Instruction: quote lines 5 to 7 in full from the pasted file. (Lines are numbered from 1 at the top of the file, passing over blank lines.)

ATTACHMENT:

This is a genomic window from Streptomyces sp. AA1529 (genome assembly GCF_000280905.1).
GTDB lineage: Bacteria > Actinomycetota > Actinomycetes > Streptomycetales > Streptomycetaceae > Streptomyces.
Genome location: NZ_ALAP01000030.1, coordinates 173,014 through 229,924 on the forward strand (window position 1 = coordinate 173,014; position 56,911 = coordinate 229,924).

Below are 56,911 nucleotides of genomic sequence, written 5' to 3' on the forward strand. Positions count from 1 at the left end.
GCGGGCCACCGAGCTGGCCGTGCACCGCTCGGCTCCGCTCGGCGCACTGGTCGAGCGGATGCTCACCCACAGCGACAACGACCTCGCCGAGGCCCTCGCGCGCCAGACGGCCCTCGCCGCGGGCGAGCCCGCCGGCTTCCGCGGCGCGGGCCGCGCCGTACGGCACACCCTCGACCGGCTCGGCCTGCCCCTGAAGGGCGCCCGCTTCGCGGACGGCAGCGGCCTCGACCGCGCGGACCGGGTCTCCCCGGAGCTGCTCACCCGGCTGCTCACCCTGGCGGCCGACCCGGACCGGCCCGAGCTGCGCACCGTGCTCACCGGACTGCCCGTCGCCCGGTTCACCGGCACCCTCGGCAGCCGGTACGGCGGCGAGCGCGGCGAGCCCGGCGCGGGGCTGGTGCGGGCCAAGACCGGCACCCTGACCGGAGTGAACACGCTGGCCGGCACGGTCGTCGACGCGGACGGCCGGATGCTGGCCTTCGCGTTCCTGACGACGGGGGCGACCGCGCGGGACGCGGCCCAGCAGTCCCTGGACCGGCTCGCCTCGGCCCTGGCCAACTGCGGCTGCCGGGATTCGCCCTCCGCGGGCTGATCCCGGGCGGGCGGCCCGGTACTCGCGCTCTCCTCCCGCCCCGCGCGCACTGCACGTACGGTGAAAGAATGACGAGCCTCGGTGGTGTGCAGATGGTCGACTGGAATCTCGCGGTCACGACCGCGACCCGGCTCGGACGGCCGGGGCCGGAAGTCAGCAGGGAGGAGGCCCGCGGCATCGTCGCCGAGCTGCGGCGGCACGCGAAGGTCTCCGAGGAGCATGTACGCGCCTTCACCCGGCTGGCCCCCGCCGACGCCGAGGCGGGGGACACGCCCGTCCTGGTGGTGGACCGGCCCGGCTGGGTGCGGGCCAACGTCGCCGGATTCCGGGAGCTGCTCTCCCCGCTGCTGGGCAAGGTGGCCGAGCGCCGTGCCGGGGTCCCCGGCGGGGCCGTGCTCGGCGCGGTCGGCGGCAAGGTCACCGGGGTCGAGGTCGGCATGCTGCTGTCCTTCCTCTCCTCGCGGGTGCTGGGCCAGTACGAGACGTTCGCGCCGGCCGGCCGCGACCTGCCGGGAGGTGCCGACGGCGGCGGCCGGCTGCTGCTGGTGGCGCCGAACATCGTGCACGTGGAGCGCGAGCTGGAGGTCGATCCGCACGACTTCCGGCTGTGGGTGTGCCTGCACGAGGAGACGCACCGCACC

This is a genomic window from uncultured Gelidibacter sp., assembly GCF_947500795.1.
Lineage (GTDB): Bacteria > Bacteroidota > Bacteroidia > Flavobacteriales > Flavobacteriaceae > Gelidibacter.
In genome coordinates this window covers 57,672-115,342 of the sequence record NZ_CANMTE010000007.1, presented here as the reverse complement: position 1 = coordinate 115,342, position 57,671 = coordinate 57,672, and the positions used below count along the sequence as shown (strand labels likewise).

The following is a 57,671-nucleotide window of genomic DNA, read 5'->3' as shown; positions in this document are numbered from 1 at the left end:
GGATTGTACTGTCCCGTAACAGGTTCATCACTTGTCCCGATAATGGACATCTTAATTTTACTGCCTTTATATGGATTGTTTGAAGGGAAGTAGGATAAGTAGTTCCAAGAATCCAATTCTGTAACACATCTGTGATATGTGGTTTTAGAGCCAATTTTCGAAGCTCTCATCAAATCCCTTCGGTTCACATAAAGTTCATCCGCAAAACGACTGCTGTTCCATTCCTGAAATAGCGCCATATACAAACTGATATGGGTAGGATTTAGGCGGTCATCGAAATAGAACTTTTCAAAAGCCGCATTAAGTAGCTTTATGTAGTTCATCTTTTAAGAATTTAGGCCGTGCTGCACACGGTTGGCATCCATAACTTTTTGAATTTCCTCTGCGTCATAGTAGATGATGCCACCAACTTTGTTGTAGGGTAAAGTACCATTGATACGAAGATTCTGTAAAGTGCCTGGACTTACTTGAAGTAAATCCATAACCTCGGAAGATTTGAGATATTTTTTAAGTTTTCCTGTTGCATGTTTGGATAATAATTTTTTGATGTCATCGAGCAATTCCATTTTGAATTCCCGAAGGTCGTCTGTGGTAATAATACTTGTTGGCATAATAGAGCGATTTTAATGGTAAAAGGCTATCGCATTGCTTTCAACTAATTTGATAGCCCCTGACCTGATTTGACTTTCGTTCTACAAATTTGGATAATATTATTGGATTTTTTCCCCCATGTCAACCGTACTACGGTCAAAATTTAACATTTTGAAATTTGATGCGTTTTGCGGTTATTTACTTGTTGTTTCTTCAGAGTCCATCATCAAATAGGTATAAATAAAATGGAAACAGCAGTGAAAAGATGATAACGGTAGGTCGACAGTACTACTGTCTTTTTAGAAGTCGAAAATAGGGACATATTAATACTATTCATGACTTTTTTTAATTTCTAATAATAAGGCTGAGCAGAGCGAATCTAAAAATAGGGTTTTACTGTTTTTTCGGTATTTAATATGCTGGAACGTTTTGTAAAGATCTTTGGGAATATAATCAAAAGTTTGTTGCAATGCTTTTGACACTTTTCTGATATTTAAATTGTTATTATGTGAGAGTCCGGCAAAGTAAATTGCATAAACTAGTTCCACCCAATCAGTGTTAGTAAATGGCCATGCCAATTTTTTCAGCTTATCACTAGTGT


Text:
GCGGGCCACCGAGCTGGCCGTGCACCGCTCGGCTCCGCTCGGCGCACTGGTCGAGCGGATGCTCACCCACAGCGACAACGACCTCGCCGAGGCCCTCGCGCGCCAGACGGCCCTCGCCGCGGGCGAGCCCGCCGGCTTCCGCGGCGCGGGCCGCGCCGTACGGCACACCCTCGACCGGCTCGGCCTGCCCCTGAAGGGCGCCCGCTTCGCGGACGGCAGCGGCCTCGACCGCGCGGACCGGGTCTCCCCGGAGCTGCTCACCCGGCTGCTCACCCTGGCGGCCGACCCGGACCGGCCCGAGCTGCGCACCGTGCTCACCGGACTGCCCGTCGCCCGGTTCACCGGCACCCTCGGCAGCCGGTACGGCGGCGAGCGCGGCGAGCCCGGCGCGGGGCTGGTGCGGGCCAAGACCGGCACCCTGACCGGAGTGAACACGCTGGCCGGCACGGTCGTCGACGCGGACGGCCGGATGCTGGCCTTCGCGTTCCTGACGACGGGGGCGACCGCGCGGGACGCGGCCCAGCAGTCCCTGGACCGGCTCGCCTCGGCCCTGGCCAACTGCGGCTGCCGGGATTCGCCCTCCGCGGGCTGATCCCGGGCGGGCGGCCCGGTACTCGCGCTCTCCTCCCGCCCCGCGCGCACTGCACGTACGGTGAAAGAATGACGAGCCTCGGTGGTGTGCAGATGGTCGACTGGAATCTCGCGGTCACGACCGCGACCCGGCTCGGACGGCCGGGGCCGGAAGTCAGCAGGGAGGAGGCCCGCGGCATCGTCGCCGAGCTGCGGCGGCACGCGAAGGTCTCCGAGGAGCATGTACGCGCCTTCACCCGGCTGGCCCCCGCCGACGCCGAGGCGGGGGACACGCCCGTCCTGGTGGTGGACCGGCCCGGCTGGGTGCGGGCCAACGTCGCCGGATTCCGGGAGCTGCTCTCCCCGCTGCTGGGCAAGGTGGCCGAGCGCCGTGCCGGGGTCCCCGGCGGGGCCGTGCTCGGCGCGGTCGGCGGCAAGGTCACCGGGGTCGAGGTCGGCATGCTGCTGTCCTTCCTCTCCTCGCGGGTGCTGGGCCAGTACGAGACGTTCGCGCCGGCCGGCCGCGACCTGCCGGGAGGTGCCGACGGCGGCGGCCGGCTGCTGCTGGTGGCGCCGAACATCGTGCACGTGGAGCGCGAGCTGGAGGTCGATCCGCACGACTTCCGGCTGTGGGTGTGCCTGCACGAGGAGACGCACCGCACC

This is a genomic window from uncultured Gelidibacter sp., assembly GCF_947500795.1.
Lineage (GTDB): Bacteria > Bacteroidota > Bacteroidia > Flavobacteriales > Flavobacteriaceae > Gelidibacter.